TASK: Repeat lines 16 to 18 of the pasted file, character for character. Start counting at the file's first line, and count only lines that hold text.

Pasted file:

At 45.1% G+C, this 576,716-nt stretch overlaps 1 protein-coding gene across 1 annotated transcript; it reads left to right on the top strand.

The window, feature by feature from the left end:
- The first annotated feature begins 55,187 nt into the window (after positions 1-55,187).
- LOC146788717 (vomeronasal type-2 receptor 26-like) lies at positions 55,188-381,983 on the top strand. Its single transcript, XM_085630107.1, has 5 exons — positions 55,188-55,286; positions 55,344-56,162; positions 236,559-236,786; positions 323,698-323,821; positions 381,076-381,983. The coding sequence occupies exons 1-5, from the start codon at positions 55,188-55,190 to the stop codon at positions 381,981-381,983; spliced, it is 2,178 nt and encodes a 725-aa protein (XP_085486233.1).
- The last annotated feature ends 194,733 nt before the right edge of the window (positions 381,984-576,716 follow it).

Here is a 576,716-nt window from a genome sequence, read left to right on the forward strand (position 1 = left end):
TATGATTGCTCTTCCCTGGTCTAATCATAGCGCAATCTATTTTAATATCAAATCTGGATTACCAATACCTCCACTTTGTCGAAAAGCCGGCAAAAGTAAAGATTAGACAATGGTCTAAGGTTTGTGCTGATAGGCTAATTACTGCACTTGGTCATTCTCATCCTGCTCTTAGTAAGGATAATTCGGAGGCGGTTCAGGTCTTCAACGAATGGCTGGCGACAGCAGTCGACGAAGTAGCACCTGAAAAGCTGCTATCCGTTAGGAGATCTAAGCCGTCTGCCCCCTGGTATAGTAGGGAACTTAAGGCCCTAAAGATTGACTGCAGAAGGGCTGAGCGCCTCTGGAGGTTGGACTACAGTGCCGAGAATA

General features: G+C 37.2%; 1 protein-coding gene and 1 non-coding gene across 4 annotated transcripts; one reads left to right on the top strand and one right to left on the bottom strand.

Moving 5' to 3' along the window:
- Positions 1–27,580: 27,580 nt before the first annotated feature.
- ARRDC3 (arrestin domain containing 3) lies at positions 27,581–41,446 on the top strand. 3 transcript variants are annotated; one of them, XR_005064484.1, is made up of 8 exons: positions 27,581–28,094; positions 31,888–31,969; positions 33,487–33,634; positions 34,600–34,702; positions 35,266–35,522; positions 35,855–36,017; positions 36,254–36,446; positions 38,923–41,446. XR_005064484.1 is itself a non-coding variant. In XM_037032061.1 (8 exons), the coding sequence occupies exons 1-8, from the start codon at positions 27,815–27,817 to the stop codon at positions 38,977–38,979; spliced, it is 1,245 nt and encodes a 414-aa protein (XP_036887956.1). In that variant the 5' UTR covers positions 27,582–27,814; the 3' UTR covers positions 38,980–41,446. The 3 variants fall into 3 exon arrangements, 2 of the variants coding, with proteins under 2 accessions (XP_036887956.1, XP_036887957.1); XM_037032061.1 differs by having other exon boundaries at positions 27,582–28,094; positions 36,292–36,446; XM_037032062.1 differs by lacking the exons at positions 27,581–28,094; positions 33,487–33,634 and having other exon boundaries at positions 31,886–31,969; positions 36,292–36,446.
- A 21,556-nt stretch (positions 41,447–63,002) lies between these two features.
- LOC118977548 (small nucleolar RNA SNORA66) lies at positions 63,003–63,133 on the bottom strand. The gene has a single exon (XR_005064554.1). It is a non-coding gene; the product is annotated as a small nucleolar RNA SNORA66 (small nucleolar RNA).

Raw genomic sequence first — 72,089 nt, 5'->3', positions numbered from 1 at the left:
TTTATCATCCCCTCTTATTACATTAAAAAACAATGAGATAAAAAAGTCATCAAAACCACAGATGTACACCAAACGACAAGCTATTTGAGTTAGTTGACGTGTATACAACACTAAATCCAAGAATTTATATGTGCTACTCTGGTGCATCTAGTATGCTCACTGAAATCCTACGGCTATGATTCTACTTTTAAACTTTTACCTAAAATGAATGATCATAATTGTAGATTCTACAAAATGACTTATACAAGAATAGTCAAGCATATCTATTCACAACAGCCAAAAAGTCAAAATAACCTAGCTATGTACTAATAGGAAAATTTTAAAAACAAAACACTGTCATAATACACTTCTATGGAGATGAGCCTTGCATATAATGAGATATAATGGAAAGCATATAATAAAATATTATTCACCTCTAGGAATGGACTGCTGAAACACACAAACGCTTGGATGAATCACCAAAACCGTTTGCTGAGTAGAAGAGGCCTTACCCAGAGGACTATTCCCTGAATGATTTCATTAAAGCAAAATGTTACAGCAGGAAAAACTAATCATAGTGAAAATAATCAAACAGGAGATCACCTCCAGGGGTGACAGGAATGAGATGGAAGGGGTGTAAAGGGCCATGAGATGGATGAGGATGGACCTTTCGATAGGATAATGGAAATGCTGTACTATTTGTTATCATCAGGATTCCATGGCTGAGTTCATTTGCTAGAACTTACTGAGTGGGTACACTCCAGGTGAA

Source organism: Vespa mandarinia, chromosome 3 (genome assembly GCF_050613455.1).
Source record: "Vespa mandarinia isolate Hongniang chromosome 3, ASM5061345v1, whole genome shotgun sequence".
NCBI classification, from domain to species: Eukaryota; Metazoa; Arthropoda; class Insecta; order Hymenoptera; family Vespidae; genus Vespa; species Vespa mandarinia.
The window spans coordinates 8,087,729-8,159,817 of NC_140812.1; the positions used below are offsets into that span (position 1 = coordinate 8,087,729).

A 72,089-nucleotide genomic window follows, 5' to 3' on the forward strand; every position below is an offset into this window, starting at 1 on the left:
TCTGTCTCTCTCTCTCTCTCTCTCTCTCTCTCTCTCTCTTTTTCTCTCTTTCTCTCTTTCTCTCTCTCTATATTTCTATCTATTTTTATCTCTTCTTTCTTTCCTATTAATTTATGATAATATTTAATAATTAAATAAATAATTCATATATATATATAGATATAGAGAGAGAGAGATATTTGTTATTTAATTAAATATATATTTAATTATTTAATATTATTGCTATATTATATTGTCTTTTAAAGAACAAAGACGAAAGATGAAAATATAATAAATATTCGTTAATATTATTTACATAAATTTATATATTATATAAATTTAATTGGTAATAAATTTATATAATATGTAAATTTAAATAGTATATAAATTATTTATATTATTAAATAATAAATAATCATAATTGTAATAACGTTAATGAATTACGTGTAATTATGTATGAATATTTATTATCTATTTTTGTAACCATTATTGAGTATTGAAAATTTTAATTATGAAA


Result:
Source organism: Vespa mandarinia, chromosome 3 (genome assembly GCF_050613455.1).
Source record: "Vespa mandarinia isolate Hongniang chromosome 3, ASM5061345v1, whole genome shotgun sequence".
NCBI classification, from domain to species: Eukaryota; Metazoa; Arthropoda; class Insecta; order Hymenoptera; family Vespidae; genus Vespa; species Vespa mandarinia.